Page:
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In other words, the use of a signature can do both, proliferated by the legislation enacted by the Clinton Administration which makes signatures even legally binding in e-commerce transactions. The most common form of signature with which we are the most familiar with are the type when we sign our name at the Point of Sale terminal at our local stores.

For instance, when you sign your swipe your credit card through the Point of Sale system, you are prompted to sign your name. The image of your signature then gets transmitted to the sensor pad, and from there, to the credit card database where specialized software then matches the signature which is stored in the central databases to what has just been presented.

If the match is authentic, the transaction is then subsequently approved, and the customer can then procure their products.

But, there is often confusion between this type of signature and a “digital signature”, as well as a major difference. For example, digital signatures are not based upon the actual, physical signature itself.

Rather, it is based upon encrypted bit strings which are attached to electronic documents, which can be used to authenticate and approve all types and kinds electronic transactions, and to legally approve and bind “paperless documents” and records.

The Differences Between a Signature & Signature Recognition

And in this same regard, there is also confusion between the actual, physical signature just described, and the signature recognition itself. With signature recognition, it is very important to note that it is not the image of the actual physical signature which is stored and compared in the signature recognition database.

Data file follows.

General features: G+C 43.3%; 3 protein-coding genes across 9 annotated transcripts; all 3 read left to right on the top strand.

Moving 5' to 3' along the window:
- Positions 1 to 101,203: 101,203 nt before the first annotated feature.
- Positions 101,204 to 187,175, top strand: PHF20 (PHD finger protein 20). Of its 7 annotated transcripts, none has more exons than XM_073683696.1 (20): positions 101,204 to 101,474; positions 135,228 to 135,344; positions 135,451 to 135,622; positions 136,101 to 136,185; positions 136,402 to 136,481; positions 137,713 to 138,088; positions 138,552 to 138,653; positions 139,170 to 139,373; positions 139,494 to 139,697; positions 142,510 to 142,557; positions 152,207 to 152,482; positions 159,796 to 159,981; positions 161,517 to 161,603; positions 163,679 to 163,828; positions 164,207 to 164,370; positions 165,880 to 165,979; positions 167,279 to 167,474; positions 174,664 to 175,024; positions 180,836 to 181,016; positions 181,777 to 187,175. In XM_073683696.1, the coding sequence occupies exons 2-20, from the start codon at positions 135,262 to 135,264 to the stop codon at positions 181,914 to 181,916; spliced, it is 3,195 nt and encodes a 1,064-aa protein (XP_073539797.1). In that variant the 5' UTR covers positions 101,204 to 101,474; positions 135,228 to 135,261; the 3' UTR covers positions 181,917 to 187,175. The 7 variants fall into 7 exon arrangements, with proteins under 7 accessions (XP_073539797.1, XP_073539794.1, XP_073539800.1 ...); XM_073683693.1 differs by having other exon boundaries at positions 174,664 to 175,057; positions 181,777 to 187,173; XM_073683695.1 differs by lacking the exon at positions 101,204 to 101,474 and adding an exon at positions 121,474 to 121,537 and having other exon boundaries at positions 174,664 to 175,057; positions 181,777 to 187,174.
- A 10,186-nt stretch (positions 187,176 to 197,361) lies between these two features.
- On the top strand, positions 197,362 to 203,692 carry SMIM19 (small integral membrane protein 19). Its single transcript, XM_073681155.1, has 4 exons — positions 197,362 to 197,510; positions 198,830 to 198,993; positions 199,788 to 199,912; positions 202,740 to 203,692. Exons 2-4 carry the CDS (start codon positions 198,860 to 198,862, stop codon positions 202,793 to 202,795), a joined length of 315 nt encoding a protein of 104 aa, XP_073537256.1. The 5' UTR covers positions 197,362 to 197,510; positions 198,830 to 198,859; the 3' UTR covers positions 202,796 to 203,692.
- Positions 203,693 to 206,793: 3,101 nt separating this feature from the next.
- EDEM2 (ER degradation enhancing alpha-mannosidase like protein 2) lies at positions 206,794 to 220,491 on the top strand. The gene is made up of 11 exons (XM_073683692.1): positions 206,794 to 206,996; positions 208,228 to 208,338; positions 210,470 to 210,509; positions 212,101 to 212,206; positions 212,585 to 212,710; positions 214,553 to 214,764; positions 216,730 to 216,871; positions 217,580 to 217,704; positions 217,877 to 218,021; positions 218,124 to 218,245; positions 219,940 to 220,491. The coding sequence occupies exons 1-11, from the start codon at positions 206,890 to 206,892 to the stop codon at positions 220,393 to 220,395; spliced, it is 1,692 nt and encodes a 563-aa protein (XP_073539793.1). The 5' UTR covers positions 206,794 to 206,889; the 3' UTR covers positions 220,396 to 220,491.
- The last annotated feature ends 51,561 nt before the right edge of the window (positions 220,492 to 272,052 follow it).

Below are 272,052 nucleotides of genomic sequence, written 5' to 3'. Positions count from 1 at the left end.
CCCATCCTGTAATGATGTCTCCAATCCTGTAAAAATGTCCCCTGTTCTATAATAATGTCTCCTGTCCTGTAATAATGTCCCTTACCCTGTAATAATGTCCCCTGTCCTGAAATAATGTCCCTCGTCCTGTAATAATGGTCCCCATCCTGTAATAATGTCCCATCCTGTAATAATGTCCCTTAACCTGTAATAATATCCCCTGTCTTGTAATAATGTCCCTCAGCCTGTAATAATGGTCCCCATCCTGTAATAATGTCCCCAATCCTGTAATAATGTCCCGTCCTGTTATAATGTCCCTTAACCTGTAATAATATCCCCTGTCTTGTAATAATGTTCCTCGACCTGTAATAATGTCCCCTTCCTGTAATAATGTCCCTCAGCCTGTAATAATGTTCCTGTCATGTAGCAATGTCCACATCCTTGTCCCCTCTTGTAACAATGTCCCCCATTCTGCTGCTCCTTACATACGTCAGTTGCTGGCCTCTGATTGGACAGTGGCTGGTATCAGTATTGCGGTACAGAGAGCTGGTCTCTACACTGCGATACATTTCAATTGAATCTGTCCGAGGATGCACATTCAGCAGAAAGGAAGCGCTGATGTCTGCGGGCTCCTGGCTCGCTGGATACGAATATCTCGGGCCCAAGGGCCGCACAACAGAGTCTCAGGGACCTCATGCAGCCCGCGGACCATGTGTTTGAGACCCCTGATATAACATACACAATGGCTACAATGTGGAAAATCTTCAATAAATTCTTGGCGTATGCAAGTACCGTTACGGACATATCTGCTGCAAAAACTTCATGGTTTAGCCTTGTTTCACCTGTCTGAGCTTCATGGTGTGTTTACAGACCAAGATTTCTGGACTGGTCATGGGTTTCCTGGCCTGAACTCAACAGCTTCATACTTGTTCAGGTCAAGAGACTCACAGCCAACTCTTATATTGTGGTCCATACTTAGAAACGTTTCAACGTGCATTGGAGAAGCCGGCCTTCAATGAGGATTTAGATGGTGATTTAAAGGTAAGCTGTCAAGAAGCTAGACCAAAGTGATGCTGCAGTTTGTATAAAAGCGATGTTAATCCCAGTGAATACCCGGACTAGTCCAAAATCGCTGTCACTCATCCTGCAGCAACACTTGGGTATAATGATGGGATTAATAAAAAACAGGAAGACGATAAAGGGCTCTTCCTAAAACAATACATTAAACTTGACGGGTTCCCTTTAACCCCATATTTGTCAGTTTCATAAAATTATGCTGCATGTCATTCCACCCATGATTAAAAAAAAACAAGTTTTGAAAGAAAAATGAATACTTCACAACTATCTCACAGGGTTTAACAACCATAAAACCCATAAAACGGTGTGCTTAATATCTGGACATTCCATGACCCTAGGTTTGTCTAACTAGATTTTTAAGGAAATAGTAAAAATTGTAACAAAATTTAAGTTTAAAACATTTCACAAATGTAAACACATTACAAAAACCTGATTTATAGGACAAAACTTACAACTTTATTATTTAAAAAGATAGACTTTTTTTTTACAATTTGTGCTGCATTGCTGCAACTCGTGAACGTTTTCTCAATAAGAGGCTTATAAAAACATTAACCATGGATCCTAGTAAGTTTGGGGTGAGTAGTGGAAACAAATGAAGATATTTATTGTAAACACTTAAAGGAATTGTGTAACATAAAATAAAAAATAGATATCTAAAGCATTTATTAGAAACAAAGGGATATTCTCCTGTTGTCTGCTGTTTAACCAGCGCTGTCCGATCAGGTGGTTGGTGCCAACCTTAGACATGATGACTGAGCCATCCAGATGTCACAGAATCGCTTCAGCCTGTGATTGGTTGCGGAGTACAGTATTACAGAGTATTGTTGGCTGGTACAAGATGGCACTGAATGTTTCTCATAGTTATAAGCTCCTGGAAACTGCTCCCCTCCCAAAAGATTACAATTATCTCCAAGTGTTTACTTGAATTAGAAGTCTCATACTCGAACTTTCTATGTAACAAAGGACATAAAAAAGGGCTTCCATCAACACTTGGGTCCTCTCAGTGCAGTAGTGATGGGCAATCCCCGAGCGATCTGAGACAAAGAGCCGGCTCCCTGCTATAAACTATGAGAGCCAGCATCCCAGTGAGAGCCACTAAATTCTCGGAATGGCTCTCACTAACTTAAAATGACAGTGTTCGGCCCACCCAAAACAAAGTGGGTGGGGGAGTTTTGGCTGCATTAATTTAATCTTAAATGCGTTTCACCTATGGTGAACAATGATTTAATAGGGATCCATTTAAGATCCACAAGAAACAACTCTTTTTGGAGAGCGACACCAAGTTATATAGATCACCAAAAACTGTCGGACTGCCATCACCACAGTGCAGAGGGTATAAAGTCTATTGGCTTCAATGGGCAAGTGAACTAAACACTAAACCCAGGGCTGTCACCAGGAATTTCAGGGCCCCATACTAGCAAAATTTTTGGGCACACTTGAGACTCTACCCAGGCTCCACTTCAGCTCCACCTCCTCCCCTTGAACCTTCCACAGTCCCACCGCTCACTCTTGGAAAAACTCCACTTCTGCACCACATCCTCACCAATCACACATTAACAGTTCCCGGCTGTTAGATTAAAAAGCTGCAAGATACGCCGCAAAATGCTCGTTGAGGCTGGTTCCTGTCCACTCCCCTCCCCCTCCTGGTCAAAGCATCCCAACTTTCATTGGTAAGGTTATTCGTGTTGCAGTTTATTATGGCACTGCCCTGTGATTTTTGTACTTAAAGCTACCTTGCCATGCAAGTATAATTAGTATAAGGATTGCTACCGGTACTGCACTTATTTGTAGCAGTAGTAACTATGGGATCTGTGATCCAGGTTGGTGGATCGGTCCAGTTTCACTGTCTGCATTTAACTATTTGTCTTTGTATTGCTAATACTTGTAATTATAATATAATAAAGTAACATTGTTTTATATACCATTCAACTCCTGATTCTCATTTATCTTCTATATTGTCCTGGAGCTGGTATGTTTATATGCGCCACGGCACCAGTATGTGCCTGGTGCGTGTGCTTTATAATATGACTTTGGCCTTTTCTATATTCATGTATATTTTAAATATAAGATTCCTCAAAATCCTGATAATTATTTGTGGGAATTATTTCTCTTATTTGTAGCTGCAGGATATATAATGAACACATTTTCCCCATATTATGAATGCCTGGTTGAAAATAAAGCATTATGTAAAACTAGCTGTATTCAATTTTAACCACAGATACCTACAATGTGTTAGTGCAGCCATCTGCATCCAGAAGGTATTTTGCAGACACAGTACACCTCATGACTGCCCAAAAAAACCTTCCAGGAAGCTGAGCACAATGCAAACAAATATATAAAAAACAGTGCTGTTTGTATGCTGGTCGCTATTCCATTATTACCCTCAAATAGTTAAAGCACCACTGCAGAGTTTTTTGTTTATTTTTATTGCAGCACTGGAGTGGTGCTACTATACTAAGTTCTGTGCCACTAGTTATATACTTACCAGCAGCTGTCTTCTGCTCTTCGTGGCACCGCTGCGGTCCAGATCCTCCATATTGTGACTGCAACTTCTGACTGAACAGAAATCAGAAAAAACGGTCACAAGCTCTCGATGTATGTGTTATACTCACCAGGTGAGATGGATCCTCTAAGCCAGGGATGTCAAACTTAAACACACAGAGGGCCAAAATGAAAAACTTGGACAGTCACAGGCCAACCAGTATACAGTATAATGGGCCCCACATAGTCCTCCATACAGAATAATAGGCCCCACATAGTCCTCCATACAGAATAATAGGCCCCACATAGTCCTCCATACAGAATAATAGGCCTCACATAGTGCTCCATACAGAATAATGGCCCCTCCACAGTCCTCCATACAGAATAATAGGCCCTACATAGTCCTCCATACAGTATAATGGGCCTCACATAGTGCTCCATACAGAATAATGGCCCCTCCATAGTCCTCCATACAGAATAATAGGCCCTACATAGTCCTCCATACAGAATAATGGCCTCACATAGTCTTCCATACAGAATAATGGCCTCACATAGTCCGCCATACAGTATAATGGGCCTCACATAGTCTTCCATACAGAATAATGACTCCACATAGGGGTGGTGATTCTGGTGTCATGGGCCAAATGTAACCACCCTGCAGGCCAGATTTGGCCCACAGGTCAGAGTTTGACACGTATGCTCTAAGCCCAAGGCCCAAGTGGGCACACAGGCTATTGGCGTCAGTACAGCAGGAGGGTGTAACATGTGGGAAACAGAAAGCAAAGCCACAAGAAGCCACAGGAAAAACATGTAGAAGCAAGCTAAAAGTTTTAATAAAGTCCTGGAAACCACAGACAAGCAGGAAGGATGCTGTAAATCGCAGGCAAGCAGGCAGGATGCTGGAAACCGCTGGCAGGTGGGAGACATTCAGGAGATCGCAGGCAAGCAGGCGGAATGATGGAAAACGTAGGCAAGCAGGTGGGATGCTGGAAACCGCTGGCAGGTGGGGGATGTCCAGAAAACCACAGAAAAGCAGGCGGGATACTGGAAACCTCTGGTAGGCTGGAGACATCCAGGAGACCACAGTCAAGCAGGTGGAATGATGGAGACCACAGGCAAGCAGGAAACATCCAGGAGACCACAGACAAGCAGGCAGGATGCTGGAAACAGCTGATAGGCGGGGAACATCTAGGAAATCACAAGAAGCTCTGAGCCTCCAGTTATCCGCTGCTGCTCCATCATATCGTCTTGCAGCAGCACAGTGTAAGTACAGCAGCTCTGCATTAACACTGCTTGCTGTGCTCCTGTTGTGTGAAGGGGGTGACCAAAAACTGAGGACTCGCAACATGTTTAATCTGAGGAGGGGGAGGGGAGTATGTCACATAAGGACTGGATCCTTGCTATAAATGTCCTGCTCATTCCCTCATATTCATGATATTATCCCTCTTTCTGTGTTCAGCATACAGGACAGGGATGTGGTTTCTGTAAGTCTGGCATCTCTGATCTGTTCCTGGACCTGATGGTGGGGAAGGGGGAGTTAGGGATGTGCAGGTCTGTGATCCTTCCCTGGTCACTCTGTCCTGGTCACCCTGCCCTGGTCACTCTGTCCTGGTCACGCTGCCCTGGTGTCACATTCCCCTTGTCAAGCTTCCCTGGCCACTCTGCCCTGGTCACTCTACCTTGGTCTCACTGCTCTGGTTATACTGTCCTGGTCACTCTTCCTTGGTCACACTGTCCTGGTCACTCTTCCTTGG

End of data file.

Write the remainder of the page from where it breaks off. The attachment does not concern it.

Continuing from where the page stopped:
Rather, it is the behavioral patterns inherent to the process of signing which is stored and compared. This includes the changes in timing, pressure, and speed in which the signature is composed. Although it is comparatively straightforward to duplicate the visual appearance of a signature, it is very difficult to duplicate behavioral characteristics. This process is known as “dynamic signature recognition”.

Signature Recognition-How It Works

It should be noted at this point that signature recognition is primarily used for verification purposes only. While in the most theoretical sense it could potentially be used for identification applications, in the real world, it would prove to be very impractical.

This is so for a number of reasons. First, the hand can be greatly affected by genetic factors, various types and kinds of physical features (such as ailments, and the aging process of the hand we all experience at some point in time or another). Second, the signature is very dynamic, and can change very quickly over time, whether the individual has intentions to or not in altering their own signature. Third, unlike the other biometric technologies, there is virtually no permanence or long term stability (unlike the iris or the retina) associated with signature recognition, because of its ever changing nature.